2014 GSA Annual Meeting in Vancouver, British Columbia (19–22 October 2014)

Paper No. 308-2
Presentation Time: 9:15 AM

PATTERNED GROUND II: CREATING GOOGLE EARTH KMZ FILES OF GEOREFERENCED HISTORIC NIKE MISSILE LAUNCH SITE AERIAL PHOTOGRAPHS USING GLOBAL MAPPER AND THE NEW ARC2EARTH EXTENSION FOR ARCMAP


TEWKSBURY, David A., Department of Geosciences, Hamilton College, 198 College Hill Rd, Clinton, NY 13323-1218, dtewksbu@hamilton.edu

The Nike missile was the first operational supersonic surface-to-air missile. The Nike Ajax and Hercules versions were all-weather weapons with a range of 30-90 miles to altitudes from 60,000 to greater than 100,000 feet. Nike sites consisted of an Integrated Fire Control facility (IFC) and a separate Launch Facility located relatively nearby. Between 1954 to as late as 1974, operational Nike anti-aircraft missile sites surrounded numerous cities and Defense Areas in the United States to protect them from attack by Soviet long-range bombers such as the Tupolev Tu-95 Bear.

Expanding the original Patterned Ground project that I began in 2013, Patterned Ground II adds georeferenced historical aerial imagery to a new base map of the NIKE missile launch sites located around major urban centers and Defense Areas in the United States. I downloaded from the USGS EarthExplorer site historic aerial photographs from the 1950s, 1960s, and 1970s showing operational sites. Metadata associated with these images provide lat/long coordinates for the image corners, but georeferencing is difficult when the corner marks are obscured in the scans and/or the imagery has been rotated such that the values do not reflect the correct corner positions.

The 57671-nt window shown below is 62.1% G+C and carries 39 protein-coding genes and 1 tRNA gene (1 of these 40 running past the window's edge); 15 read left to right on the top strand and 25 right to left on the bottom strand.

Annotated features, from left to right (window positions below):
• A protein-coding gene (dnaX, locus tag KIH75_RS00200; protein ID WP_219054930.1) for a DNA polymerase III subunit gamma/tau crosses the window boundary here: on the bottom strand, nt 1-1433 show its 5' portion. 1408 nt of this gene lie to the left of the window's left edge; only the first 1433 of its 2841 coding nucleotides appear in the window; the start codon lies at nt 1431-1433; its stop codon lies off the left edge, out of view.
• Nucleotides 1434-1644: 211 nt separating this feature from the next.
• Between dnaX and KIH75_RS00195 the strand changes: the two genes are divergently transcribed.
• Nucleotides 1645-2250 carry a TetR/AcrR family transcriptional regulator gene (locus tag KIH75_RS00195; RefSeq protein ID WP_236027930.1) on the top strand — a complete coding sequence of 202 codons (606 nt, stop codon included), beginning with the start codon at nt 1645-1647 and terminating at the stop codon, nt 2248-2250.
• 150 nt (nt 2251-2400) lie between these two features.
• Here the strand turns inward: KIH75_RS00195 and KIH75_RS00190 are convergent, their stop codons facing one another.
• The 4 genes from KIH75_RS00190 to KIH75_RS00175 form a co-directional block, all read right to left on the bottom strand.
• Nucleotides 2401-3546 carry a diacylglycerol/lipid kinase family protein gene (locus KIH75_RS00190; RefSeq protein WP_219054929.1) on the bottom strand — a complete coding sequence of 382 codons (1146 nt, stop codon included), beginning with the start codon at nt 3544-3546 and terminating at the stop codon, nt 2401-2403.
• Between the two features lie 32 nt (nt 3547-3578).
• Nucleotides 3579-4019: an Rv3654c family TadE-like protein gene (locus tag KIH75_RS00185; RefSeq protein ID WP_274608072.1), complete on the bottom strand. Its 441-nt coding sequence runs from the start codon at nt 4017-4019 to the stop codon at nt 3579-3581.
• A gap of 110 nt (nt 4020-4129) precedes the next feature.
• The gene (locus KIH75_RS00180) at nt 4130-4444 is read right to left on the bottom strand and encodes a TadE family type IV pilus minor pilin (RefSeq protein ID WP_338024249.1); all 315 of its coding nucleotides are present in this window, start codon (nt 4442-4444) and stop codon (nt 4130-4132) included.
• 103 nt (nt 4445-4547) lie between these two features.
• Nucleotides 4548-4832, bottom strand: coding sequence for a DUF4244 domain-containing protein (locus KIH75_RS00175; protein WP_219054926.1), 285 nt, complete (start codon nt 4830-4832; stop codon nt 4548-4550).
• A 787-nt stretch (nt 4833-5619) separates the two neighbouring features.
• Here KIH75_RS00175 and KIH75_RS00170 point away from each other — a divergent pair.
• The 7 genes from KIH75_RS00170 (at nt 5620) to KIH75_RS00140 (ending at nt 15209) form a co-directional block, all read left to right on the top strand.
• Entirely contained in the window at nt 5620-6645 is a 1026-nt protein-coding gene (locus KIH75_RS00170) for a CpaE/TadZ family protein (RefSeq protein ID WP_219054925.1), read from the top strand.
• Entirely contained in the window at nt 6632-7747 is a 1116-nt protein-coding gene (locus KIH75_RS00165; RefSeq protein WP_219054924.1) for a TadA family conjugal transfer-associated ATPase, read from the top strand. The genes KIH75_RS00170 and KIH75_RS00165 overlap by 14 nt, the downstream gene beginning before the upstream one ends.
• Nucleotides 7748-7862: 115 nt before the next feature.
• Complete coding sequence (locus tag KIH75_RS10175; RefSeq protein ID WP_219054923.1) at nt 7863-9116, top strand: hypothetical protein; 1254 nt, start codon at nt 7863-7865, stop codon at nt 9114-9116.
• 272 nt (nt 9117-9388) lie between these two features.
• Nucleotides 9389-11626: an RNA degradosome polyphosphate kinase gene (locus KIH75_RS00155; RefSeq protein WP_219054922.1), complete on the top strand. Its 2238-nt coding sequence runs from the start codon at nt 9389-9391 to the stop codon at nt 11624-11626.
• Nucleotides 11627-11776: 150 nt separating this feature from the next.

Using the new Arc2Earth extension for ArcGIS, Google Earth imagery can be loaded directly into ArcMap and used as a base map for visually georeferencing these historic images. The Arc2Earth imagery provides seamless, high resolution coverage eliminating the need to download individual recent orthoimages, as previously needed, to visually georeference a historic image. The Google Earth imagery allows for easy comparison between land use/land cover when the site was operational and the current land use/land cover of the same area.

In order to create composite KMZ files for use by the NIKE Historical Society and others, I needed to do additional processing. Raster data exported as KMZ files directly from ArcMap do not display well in Google Earth. To improve the quality of the KMZ file, I exported the georeferenced image files from ArcMap as TIFFs, opened them in Global Mapper and exported them using Global Mapper’s KMZ export function, which creates a “super overlay” allowing Google Earth to display a quality raster image of the spatially located historic airphoto.

Handouts
  • 2014 GSA Poster_NIKE_FINAL-OPT_trans.pdf (14.7 MB)